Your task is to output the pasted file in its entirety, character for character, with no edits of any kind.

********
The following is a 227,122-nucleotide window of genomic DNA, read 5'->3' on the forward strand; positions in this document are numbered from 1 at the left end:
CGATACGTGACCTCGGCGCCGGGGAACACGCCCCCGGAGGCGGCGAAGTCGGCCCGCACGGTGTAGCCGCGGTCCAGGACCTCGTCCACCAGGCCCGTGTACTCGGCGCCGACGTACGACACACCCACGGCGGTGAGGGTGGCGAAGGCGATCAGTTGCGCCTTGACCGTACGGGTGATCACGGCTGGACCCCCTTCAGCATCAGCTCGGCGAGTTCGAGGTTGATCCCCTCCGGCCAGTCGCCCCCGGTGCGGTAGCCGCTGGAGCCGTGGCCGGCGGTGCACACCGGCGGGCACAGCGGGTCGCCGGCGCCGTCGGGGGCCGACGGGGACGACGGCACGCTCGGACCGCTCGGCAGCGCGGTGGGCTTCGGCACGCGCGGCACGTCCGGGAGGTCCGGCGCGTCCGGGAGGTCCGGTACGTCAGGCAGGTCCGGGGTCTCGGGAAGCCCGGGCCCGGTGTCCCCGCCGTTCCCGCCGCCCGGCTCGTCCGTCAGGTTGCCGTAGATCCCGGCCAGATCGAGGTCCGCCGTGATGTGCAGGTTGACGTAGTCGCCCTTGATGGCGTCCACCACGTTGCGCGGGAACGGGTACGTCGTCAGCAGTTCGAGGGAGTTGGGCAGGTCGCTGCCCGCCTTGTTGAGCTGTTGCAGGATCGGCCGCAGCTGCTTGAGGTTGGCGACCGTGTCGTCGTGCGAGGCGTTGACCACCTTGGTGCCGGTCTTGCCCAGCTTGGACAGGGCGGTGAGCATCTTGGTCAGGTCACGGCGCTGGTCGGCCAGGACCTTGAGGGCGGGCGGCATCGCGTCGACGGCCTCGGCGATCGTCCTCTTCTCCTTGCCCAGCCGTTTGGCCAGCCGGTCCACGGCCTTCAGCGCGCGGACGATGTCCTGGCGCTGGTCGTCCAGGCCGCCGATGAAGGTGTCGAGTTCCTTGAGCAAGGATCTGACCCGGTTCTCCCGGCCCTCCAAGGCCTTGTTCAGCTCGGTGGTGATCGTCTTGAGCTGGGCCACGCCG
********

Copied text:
The following is a 227,122-nucleotide window of genomic DNA, read 5'->3' on the forward strand; positions in this document are numbered from 1 at the left end:
CGATACGTGACCTCGGCGCCGGGGAACACGCCCCCGGAGGCGGCGAAGTCGGCCCGCACGGTGTAGCCGCGGTCCAGGACCTCGTCCACCAGGCCCGTGTACTCGGCGCCGACGTACGACACACCCACGGCGGTGAGGGTGGCGAAGGCGATCAGTTGCGCCTTGACCGTACGGGTGATCACGGCTGGACCCCCTTCAGCATCAGCTCGGCGAGTTCGAGGTTGATCCCCTCCGGCCAGTCGCCCCCGGTGCGGTAGCCGCTGGAGCCGTGGCCGGCGGTGCACACCGGCGGGCACAGCGGGTCGCCGGCGCCGTCGGGGGCCGACGGGGACGACGGCACGCTCGGACCGCTCGGCAGCGCGGTGGGCTTCGGCACGCGCGGCACGTCCGGGAGGTCCGGCGCGTCCGGGAGGTCCGGTACGTCAGGCAGGTCCGGGGTCTCGGGAAGCCCGGGCCCGGTGTCCCCGCCGTTCCCGCCGCCCGGCTCGTCCGTCAGGTTGCCGTAGATCCCGGCCAGATCGAGGTCCGCCGTGATGTGCAGGTTGACGTAGTCGCCCTTGATGGCGTCCACCACGTTGCGCGGGAACGGGTACGTCGTCAGCAGTTCGAGGGAGTTGGGCAGGTCGCTGCCCGCCTTGTTGAGCTGTTGCAGGATCGGCCGCAGCTGCTTGAGGTTGGCGACCGTGTCGTCGTGCGAGGCGTTGACCACCTTGGTGCCGGTCTTGCCCAGCTTGGACAGGGCGGTGAGCATCTTGGTCAGGTCACGGCGCTGGTCGGCCAGGACCTTGAGGGCGGGCGGCATCGCGTCGACGGCCTCGGCGATCGTCCTCTTCTCCTTGCCCAGCCGTTTGGCCAGCCGGTCCACGGCCTTCAGCGCGCGGACGATGTCCTGGCGCTGGTCGTCCAGGCCGCCGATGAAGGTGTCGAGTTCCTTGAGCAAGGATCTGACCCGGTTCTCCCGGCCCTCCAAGGCCTTGTTCAGCTCGGTGGTGATCGTCTTGAGCTGGGCCACGCCG